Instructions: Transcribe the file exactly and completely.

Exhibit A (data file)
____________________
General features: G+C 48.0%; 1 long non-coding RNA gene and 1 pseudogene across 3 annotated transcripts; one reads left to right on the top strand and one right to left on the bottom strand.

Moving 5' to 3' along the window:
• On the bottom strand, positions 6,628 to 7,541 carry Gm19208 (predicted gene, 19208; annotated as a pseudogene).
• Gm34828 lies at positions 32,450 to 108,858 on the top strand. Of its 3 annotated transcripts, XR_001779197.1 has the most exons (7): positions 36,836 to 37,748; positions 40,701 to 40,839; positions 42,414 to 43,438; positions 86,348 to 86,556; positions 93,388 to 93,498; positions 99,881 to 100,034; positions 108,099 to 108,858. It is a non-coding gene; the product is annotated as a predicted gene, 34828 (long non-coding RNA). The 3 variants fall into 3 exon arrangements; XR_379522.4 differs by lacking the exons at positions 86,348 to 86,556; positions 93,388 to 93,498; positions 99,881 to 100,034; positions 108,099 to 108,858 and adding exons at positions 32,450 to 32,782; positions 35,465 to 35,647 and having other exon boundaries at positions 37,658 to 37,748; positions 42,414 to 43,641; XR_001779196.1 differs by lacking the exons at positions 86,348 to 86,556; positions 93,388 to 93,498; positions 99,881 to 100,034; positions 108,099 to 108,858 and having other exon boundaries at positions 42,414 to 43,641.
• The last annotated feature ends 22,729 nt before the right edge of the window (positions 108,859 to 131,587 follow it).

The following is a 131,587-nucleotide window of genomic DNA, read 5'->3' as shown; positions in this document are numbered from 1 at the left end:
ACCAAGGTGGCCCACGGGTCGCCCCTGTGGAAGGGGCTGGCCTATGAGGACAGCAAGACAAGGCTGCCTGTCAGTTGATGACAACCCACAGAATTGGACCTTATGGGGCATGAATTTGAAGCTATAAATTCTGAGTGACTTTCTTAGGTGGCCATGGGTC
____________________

General features: G+C 48.0%; 1 long non-coding RNA gene and 1 pseudogene across 3 annotated transcripts; one reads left to right on the top strand and one right to left on the bottom strand.

Moving 5' to 3' along the window:
• On the bottom strand, positions 6,628 to 7,541 carry Gm19208 (predicted gene, 19208; annotated as a pseudogene).
• Gm34828 lies at positions 32,450 to 108,858 on the top strand. Of its 3 annotated transcripts, XR_001779197.1 has the most exons (7): positions 36,836 to 37,748; positions 40,701 to 40,839; positions 42,414 to 43,438; positions 86,348 to 86,556; positions 93,388 to 93,498; positions 99,881 to 100,034; positions 108,099 to 108,858. It is a non-coding gene; the product is annotated as a predicted gene, 34828 (long non-coding RNA). The 3 variants fall into 3 exon arrangements; XR_379522.4 differs by lacking the exons at positions 86,348 to 86,556; positions 93,388 to 93,498; positions 99,881 to 100,034; positions 108,099 to 108,858 and adding exons at positions 32,450 to 32,782; positions 35,465 to 35,647 and having other exon boundaries at positions 37,658 to 37,748; positions 42,414 to 43,641; XR_001779196.1 differs by lacking the exons at positions 86,348 to 86,556; positions 93,388 to 93,498; positions 99,881 to 100,034; positions 108,099 to 108,858 and having other exon boundaries at positions 42,414 to 43,641.
• The last annotated feature ends 22,729 nt before the right edge of the window (positions 108,859 to 131,587 follow it).

The following is a 131,587-nucleotide window of genomic DNA, read 5'->3' as shown; positions in this document are numbered from 1 at the left end:
ACCAAGGTGGCCCACGGGTCGCCCCTGTGGAAGGGGCTGGCCTATGAGGACAGCAAGACAAGGCTGCCTGTCAGTTGATGACAACCCACAGAATTGGACCTTATGGGGCATGAATTTGAAGCTATAAATTCTGAGTGACTTTCTTAGGTGGCCATGGGTC